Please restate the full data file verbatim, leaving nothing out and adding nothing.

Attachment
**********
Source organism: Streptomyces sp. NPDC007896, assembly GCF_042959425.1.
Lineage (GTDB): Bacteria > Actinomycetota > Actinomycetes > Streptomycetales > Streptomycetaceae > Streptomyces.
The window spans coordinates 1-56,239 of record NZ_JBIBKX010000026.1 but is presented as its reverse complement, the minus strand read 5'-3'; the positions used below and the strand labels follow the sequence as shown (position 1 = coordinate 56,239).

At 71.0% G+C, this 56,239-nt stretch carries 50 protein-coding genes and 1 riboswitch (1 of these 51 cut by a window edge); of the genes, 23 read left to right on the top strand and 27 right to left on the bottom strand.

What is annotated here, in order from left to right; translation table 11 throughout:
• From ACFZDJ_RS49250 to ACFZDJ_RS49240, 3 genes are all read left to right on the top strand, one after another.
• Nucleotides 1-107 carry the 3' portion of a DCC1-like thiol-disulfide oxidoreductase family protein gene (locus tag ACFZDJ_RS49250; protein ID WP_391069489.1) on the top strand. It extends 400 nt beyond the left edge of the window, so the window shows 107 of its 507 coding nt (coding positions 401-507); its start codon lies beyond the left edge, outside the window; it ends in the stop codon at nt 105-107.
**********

Source organism: Streptomyces sp. NPDC007896, assembly GCF_042959425.1.
Lineage (GTDB): Bacteria > Actinomycetota > Actinomycetes > Streptomycetales > Streptomycetaceae > Streptomyces.
The window spans coordinates 1-56,239 of record NZ_JBIBKX010000026.1 but is presented as its reverse complement, the minus strand read 5'-3'; the positions used below and the strand labels follow the sequence as shown (position 1 = coordinate 56,239).

At 71.0% G+C, this 56,239-nt stretch carries 50 protein-coding genes and 1 riboswitch (1 of these 51 cut by a window edge); of the genes, 23 read left to right on the top strand and 27 right to left on the bottom strand.

What is annotated here, in order from left to right; translation table 11 throughout:
• From ACFZDJ_RS49250 to ACFZDJ_RS49240, 3 genes are all read left to right on the top strand, one after another.
• Nucleotides 1-107 carry the 3' portion of a DCC1-like thiol-disulfide oxidoreductase family protein gene (locus tag ACFZDJ_RS49250; protein ID WP_391069489.1) on the top strand. It extends 400 nt beyond the left edge of the window, so the window shows 107 of its 507 coding nt (coding positions 401-507); its start codon lies beyond the left edge, outside the window; it ends in the stop codon at nt 105-107.